About From Mio

From Mio: Rediscovering Japanese Canadian Transpacific Historiographies for  Glocal Community Building 

A Community-Based Participatory Action Research Project on Pre-World War 2 Migration between Mio,  Wakayama (America-mura), Japan and Vancouver Island, BC, Canada 

Lisa Domae 堂前 リサ, Ph.D., MCIP, North Island College, British Columbia, Canada 

河上幸子 Sachiko Kawakami, Ph.D., Kyoto University of Foreign Studies, Kyoto, Japan 

To support place-based roots and historical tourism and the ongoing reconstruction of the Japanese Canadian community,  the purpose of this bilingual, multi-sector, Canada-Japan research program is to use a community-based participatory  action-research (CBPR) framework to document for public and academic audiences, the historiographies of the first  migrants (Issei) from Mio, Wakayama to Vancouver Island, British Columbia, Canada. CBPR is a transformative  “partnership approach to research that equitably involves community members, organization representatives, and  researchers in all aspects of the research process”.1 Taking a transpacific perspective that is conducted synonymously in  English and Japanese and in partnership with community members, organizations, and higher education institutions,  ‘From Mio’ will directly enrich Japanese Canadians while engaging with and contributing to small rural communities’  efforts to animate their histories and vitalize themselves based on roots and historical tourism. 

Mio, Wakayama, an isolated village of 1,2212 people in the late 1800s was one of the largest single sources of pre-World  War 2 Japanese migrants to Canada. By 1939, over 3000 Japanese Canadians could directly trace their roots to Mio. 2014  estimates suggest that number now exceeds 10,000, comprising 10% of Canada’s Japanese Canadian population.3 The  migration of most of the adult male labour force to coastal British Columbia economically, physically and socially  transformed Mio, which became known as America-mura (America village) as a result. 4 The trans-pacific story of Mio’s  transformation from the “harbor to return home to” to the “mother village where one explores one’s roots” has not been  fully told.5 Having disembarked in Victoria, many Issei settled in small resource-rich communities on Vancouver Island  while maintaining connections with the larger ethnic enclave that was Steveston. While the historiographies of Japanese  migration between Mio and Steveston have been well chronicled, the story of pre-war Japanese migration to and from  Canada is also profoundly rural, reflecting the mobility patterns of economic migrants pursuing wealth in the fishing  industry and shifting to forestry, mining and farming seasonally and as a result of fishing license restrictions.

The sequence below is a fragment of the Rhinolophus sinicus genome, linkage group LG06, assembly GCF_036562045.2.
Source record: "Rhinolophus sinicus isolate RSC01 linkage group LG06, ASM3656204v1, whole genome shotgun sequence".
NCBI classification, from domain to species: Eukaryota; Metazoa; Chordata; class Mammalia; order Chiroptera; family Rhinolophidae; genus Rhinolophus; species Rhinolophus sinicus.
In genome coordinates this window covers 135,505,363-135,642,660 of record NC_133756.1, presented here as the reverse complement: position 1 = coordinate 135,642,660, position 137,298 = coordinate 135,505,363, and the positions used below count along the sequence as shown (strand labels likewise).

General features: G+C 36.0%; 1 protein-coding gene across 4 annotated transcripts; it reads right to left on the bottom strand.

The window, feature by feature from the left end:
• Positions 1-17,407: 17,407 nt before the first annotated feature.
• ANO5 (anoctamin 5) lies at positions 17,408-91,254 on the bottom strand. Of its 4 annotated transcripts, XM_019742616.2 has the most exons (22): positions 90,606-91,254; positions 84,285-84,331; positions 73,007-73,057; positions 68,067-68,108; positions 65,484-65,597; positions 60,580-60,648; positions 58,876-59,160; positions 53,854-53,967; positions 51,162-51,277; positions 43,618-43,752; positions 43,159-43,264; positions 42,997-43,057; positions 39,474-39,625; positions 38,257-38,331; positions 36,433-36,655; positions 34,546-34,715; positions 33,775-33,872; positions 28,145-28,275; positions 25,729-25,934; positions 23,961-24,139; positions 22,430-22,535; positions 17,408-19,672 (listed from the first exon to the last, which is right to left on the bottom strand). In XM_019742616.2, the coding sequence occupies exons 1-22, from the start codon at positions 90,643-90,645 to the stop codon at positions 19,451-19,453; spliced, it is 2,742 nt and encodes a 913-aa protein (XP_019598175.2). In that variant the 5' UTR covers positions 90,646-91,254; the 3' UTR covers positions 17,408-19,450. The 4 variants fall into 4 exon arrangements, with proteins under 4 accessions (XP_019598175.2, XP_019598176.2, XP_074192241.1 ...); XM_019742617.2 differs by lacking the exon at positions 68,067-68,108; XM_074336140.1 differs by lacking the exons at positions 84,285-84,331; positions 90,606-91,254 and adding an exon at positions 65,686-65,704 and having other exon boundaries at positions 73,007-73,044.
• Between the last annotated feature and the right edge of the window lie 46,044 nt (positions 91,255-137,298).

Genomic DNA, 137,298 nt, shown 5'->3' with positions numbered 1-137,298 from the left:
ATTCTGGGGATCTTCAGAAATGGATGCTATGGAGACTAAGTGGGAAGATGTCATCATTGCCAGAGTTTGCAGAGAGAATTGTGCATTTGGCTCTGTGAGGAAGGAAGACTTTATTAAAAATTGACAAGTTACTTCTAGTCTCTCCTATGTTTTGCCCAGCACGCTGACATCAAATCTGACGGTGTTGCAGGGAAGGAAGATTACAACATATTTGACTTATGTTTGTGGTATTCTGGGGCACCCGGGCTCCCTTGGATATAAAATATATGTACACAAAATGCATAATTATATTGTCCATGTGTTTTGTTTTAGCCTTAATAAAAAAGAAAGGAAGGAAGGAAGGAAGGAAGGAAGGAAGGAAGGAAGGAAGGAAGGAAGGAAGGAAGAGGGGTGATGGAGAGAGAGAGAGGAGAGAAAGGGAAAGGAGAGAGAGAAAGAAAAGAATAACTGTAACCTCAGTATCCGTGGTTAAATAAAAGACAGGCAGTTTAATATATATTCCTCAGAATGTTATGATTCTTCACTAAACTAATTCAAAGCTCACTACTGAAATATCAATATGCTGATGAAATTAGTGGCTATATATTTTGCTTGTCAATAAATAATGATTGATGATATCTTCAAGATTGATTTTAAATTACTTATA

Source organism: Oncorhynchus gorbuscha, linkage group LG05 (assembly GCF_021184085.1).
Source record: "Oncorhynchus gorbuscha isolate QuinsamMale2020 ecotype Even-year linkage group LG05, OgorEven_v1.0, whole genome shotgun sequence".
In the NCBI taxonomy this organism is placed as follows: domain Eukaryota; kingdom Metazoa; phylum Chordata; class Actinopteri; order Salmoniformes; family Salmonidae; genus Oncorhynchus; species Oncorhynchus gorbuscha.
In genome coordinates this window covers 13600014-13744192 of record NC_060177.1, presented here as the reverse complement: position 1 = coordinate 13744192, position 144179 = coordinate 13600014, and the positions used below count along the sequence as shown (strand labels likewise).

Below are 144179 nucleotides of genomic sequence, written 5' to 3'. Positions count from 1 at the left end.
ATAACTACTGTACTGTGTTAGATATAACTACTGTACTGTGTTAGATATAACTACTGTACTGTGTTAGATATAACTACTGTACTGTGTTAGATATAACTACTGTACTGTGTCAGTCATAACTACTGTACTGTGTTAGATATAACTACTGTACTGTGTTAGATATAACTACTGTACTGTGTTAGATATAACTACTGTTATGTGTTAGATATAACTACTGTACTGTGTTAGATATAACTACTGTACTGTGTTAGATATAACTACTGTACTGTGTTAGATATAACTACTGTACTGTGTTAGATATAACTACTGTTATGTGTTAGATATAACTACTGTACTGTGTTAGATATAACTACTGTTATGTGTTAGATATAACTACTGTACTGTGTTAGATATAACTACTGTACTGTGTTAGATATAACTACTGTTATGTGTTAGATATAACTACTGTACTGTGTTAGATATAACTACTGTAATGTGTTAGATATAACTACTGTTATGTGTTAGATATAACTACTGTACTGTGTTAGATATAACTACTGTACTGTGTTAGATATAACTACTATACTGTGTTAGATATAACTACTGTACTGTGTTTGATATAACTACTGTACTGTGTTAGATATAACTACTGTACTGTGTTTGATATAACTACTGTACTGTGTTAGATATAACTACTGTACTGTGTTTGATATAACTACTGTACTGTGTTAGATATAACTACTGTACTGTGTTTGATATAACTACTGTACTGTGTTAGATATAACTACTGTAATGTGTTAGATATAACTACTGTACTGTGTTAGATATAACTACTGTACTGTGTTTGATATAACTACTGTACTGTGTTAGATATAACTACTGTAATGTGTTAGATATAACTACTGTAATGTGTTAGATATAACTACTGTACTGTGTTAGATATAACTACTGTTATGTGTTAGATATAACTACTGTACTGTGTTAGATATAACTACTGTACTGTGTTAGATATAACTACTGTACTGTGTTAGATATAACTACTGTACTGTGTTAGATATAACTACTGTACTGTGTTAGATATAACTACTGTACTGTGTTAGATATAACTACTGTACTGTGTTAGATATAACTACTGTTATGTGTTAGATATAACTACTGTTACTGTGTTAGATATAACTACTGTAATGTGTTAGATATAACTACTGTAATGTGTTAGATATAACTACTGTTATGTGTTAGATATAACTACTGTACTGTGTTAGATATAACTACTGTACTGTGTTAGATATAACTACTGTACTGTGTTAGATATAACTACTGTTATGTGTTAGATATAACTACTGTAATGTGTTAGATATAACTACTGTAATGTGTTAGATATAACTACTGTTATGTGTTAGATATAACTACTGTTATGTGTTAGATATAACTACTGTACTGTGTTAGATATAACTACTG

The dynamic between Mio, Wakayama and rural Vancouver Island locales remains largely unexplored.6 3,400 Nikkei lived  on Vancouver Island in 1941 when World War 2 began.7 Wakayama originating settlements across Vancouver Island were  devastated by the internment of every coastal Japanese Canadian during World War 2. Community-based organizations  have collected, preserved and restored records, artefacts and landscapes that internees left behind. Their work deserves  animation and public attention. Connecting and documenting these resources for the Japanese Canadian community and  for the academic record is also long overdue.  

‘From Mio’ brings together a diverse group of transpacific stakeholders in a collaboration that will: examine and document pre-war Japanese migration between Mio and Vancouver Island  examine and document the long-term impact of emigration on the village of Mio and the receiving communities document the post-war and place-based preservation and rehabilitation of records, artefacts and landscapes from  these communities 

examine and document the experiences of Japanese Canadians and Japanese in search of their family roots in Japan  and Canada and develop a model for Vancouver Island Nikkei tourism. 

1 Israel, B. (2013). Methods for Community-based Participatory Research for Health. San Francisco: Jossey-Bass. 

2 Adachi, K. (1976). The Enemy That Never Was: The History of the Japanese Canadians. Toronto, Ontario: McClelland and Stewart. p. 18 3 Nishihama, H. (2014). アメリカ村 (Amerikamura). Retrieved from http://jacs.jp/dictionary/dictionary-a/09/19/462/ 

4 Fukawa, M., Fukawa, S., & Committee, N.F.S.H.B. (2009). Spirit of the Nikkei Fleet: BC’s Japanese Canadian Fishermen. Vancouver, BC: Harbour Publishing. 5 Nishihama, H. (1993). Kanada no Imin no Chichi Kuno Gihei. Ijyu Kenkyu, 30, 170-184. 

6 Kawahara, N. (2018). Perspectives and Issues Concerning Research of Japanese Fisheries History in Canada (In Japanese), Ritsumeikan Bungaku (The Journal of  Cultural Sciences) 656:121-135. 

7 Takata, T. (1996). Foreword. In C. Lang (Ed.), O-Bon in Chimunesu: A Community Remembered (pp. 9-18): Arsenal Pulp Press.

Number of people from each province in Canada